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Not Quite as Dumb as it Looks: Harrison Ford and Brendan Fraser inspire us with the true health care events of Extraordinary Measures 

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Now here's something strange: Extraordinary Measures is essentially a bad television movie played out on a big screen - a banal exercise in paint-by-numbers drama - and then, unbeknownst to itself, it's also a powerful cinematic critique of the American medical industrial complex.

From the director of What Happens In Vegas, this is an idiot savant of a movie. Utterly oblivious to the recent political battles over health care reform, Extraordinary Measures has blundered onto the scene, and by the dullness of its narrative, far exceeds the comparatively mild attempts of Sicko and John Q in exposing the American health care system's dark side.

Although the movie is tedious, it is a must-see for all the reasons CBS Films didn't notice. For the conservatives, it will blandly point out the dire need for change. For the liberals, it will boringly explain fiscal responsibility. For everyone, it will mark the melancholy moment of Harrison Ford trading in swashbuckler status for crotchety-old-man-who-shouts-at-paper-boy mediocrity.

Ford, as executive producer, changed a story element in order to put himself in the role of Dr. Stonehill - a University research scientist with a theory on how to cure the rare Pompe disease. Actually, the work was done by Dr. Yuan Tsong Chen, but never mind. In the film, we are introduced to two children who suffer from the illness - a progressive muscle weakness affecting vital organs - who are the son and daughter of pharmaceutical company executive John Crowley (Brendan Fraser).

He discovers Dr. Stonehill on the Internet and travels to Nebraska to persuade him to make his theory a reality. The struggle to get the cure developed is labyrinthian, revealing an array of black holes in the U.S. healthcare system.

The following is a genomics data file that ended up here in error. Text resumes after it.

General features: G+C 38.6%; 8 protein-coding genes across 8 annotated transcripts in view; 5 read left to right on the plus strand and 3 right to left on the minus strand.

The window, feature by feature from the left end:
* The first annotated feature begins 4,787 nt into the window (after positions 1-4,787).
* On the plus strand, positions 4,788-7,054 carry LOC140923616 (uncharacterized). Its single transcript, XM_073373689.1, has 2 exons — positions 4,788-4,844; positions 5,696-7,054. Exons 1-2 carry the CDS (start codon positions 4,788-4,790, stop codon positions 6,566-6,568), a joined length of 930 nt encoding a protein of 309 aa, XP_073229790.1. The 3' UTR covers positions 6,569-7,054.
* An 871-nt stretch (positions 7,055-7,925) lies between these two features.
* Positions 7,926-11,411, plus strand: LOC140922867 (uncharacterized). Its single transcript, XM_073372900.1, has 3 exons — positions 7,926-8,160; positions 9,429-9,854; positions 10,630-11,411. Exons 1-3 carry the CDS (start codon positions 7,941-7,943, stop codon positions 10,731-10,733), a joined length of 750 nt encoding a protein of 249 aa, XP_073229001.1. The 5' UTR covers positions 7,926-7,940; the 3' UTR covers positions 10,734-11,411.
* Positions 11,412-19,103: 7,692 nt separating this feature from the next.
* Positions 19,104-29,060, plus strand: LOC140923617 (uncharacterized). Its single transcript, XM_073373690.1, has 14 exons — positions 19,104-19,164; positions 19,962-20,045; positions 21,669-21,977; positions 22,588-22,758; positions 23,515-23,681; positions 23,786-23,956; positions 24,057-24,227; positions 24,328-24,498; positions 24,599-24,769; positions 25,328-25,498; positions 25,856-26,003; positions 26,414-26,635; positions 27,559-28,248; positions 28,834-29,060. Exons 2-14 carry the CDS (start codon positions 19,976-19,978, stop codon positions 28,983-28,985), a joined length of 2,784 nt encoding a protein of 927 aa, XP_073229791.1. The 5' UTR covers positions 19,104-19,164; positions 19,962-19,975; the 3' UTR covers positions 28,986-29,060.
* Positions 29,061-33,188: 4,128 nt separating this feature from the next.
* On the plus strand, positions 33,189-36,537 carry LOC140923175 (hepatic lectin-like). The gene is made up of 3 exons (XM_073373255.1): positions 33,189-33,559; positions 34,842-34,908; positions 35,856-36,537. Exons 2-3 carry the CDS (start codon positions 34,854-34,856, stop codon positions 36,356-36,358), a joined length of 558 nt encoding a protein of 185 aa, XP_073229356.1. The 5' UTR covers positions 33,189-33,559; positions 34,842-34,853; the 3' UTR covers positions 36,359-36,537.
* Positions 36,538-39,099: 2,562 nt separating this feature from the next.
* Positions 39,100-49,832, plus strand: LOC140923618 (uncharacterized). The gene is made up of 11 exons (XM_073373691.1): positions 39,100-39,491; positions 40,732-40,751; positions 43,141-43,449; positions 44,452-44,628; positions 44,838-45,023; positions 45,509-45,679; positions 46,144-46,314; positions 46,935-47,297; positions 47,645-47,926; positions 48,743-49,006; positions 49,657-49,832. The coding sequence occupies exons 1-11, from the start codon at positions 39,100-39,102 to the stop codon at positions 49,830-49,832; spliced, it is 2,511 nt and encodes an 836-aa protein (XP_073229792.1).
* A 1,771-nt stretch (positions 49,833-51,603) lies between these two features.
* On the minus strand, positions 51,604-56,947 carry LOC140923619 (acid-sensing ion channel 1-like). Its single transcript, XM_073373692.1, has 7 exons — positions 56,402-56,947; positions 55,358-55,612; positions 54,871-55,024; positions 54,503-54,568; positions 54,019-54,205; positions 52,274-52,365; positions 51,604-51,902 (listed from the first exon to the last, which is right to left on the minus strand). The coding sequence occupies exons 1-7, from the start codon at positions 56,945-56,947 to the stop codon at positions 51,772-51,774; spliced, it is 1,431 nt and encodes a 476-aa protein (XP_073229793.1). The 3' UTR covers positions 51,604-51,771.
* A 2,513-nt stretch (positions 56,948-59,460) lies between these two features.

The film accidentally shows how a cure for a rare disease might not get created because the cure would only be of use to the small number of people who suffer from Pompe - 10,000 worldwide - and therefore is not potentially profitable. A useless drug that could be marketed to millions of healthy people, however, (like, for example, the female version of Viagra) attracts investors like moths to a light bulb. Also, this film exposes (accidentally again) how a cure for a disease might get lost in the competition of rival pharmaceutical companies because open discussion of critical findings in research is disallowed. And in new realms of unintentional dark comedy, the film goes overboard talking about profitability, conflicts of interest, and business plans until the children are forgotten in the fight over whether the drug can cut a fat check.

Two of the persuasive points made by those fighting health care reform - that the U.S. system's burgeoning wealth allows for able pursuit of medical advancements, and that nationalized health systems reduce people to numbers - are blindly crushed by this story. Here, deaths are "acceptable losses" marked out in the business plan. Lifespans are seen in terms of dollars spent. The Crowley family's insurance pays out $40,000 dollars a month to keep the children alive. The drug eventually created has a price tag of $300,000 per year, and is not covered by most U.S. health insurance companies.

But it's OK because the film's bizarre final sentence reassures us that, in the end, money was indeed made - though of course not as much as Dr. Stonehill could have made if he'd whipped up Viagra for the ladies.

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Extraordinary Measures ★★✩✩✩

Starring Brendan Fraser, Harrison Ford, Keri Russell. Directed by Tom Vaughan. Rated PG.

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